Ellen Reese, professor of Society, Environment and Health Equity at UCR and co-author of the book Unsustainable: Amazon, Warehousing, and the Politics of Exploitation, says the sources of the gifts we purchase deserve more consideration.
Bodil Cass with the UC riverside Entomology department says the current infestation of the Oriental Fruit Fly (Bactrocera dorsali) in Riverside and San Bernardino counties is both large and serious. These flies lay their eggs in the fruit that is growing in the trees and the maggots eat the fruit before it’s ready to harvest.
Four decades ago, fruit flies threatened to destroy California's agricultural economy. Today, the threat has returned. UCR entomology professor Bodil Cass joins the California Report to discuss statewide quarantines.
Scientists use the term “luxury effect” to refer to the fact that the wealthier and whiter your neighborhood becomes, the likelier your block is to be green. UCR botanists Dion Kucera and Darrel Jenerette authored a new study showing for the first time that effect is declining due to climate change. It is getting hotter faster than plants are able to cool their surroundings.
Distinguished Professor of Psychology Sonja Lyubomirsky describes happiness as “the experience of joy, contentment, or positive well-being, combined with a sense that one’s life is good, meaningful, and worthwhile.” And there is a set amount of money that a majority of Americans believe can buy them just that, a new study shows.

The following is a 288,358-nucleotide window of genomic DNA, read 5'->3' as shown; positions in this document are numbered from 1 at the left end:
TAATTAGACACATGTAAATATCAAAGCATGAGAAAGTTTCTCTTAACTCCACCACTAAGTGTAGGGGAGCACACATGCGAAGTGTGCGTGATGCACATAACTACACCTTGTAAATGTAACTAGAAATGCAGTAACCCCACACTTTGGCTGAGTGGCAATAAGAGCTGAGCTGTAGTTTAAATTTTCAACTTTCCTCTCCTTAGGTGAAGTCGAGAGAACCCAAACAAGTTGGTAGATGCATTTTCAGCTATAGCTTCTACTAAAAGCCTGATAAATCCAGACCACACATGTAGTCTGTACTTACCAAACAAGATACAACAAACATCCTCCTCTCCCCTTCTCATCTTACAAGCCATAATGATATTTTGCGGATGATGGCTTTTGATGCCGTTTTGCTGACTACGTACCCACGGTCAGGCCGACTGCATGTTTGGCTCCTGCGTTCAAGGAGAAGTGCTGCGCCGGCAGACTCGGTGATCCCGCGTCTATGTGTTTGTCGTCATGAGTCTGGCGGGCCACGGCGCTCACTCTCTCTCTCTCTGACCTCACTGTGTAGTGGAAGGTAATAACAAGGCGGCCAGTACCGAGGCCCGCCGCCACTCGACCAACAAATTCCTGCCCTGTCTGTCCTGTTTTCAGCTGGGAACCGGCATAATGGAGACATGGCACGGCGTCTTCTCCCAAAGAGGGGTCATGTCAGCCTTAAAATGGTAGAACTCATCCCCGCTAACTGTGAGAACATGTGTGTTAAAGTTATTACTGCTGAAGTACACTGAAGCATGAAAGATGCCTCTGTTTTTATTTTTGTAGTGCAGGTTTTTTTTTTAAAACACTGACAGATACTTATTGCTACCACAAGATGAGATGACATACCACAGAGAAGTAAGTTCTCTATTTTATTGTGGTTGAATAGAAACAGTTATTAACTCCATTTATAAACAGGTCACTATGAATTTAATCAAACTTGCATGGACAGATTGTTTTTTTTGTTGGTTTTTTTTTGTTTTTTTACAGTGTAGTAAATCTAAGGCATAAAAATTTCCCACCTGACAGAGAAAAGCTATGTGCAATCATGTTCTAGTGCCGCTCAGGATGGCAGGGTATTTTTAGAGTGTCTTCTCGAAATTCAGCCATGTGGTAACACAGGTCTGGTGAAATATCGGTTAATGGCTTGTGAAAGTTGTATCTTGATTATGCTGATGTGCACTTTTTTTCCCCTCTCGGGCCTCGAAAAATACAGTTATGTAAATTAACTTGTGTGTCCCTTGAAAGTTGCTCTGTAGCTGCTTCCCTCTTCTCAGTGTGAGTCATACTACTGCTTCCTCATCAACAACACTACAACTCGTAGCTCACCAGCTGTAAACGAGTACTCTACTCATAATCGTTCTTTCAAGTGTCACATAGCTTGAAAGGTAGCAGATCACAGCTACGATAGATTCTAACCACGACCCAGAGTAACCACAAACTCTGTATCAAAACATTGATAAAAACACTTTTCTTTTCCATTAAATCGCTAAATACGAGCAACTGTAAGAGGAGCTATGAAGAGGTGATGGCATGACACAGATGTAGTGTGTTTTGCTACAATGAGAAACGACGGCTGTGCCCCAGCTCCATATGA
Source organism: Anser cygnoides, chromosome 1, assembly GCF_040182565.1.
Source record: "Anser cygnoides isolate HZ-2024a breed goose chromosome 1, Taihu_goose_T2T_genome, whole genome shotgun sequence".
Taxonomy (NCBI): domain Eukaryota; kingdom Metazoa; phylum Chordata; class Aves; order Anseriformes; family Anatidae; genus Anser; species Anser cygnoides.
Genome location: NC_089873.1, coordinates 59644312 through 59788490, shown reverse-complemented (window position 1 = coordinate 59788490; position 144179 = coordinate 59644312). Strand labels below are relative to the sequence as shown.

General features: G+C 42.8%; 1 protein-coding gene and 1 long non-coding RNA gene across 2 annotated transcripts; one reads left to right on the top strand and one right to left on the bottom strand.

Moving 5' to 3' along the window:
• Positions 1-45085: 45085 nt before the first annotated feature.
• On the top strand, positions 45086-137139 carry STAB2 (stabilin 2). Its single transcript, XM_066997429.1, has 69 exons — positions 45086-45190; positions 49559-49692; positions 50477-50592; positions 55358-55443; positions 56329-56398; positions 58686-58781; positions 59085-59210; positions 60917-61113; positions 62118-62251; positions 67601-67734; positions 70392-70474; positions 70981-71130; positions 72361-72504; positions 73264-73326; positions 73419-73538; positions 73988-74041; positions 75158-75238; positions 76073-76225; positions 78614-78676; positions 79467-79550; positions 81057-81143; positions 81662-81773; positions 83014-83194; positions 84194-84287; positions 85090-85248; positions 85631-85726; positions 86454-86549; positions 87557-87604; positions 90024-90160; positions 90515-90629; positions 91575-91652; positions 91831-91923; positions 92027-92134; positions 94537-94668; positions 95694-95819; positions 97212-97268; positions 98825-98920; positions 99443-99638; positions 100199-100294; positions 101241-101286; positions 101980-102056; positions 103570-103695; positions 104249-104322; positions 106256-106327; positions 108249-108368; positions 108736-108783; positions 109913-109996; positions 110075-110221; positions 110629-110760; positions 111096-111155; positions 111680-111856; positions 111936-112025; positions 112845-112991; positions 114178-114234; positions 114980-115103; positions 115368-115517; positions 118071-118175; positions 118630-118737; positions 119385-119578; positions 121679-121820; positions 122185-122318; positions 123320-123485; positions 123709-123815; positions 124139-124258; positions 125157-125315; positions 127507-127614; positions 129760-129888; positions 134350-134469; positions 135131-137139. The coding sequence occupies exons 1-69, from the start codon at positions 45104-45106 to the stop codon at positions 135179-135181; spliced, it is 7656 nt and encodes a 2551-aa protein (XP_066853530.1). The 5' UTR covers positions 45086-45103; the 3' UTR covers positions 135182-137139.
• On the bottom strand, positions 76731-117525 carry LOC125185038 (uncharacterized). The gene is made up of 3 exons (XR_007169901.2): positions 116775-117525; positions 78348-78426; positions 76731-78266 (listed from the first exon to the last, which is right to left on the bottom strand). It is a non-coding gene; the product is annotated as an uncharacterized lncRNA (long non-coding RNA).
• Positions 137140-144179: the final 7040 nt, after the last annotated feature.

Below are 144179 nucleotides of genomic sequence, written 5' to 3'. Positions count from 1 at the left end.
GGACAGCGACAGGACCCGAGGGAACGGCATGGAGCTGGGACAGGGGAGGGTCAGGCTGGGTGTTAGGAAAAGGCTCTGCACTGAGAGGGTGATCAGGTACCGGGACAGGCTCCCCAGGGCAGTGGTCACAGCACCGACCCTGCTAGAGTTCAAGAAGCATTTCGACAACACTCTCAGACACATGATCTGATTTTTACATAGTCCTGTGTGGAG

The mineral-rich stew bubbling thousands of feet beneath the shores of Southern California’s Salton Sea contains enough lithium to make batteries for more than 375 million electric vehicles, according to a long-awaited analysis published Tuesday.
“It’s pretty exciting how much is there,” said Michael McKibben, a geology research professor from UCR who worked on the 371-page report commissioned by the Department of Energy.
A 2019 UCR study by Shana Welles and Norman Ellstrand found that a new species of gigantic tumbleweeds — Salsola ryanii — can grow up to 6 feet tall. It is also likely to keep expanding its territory as a result of climate change.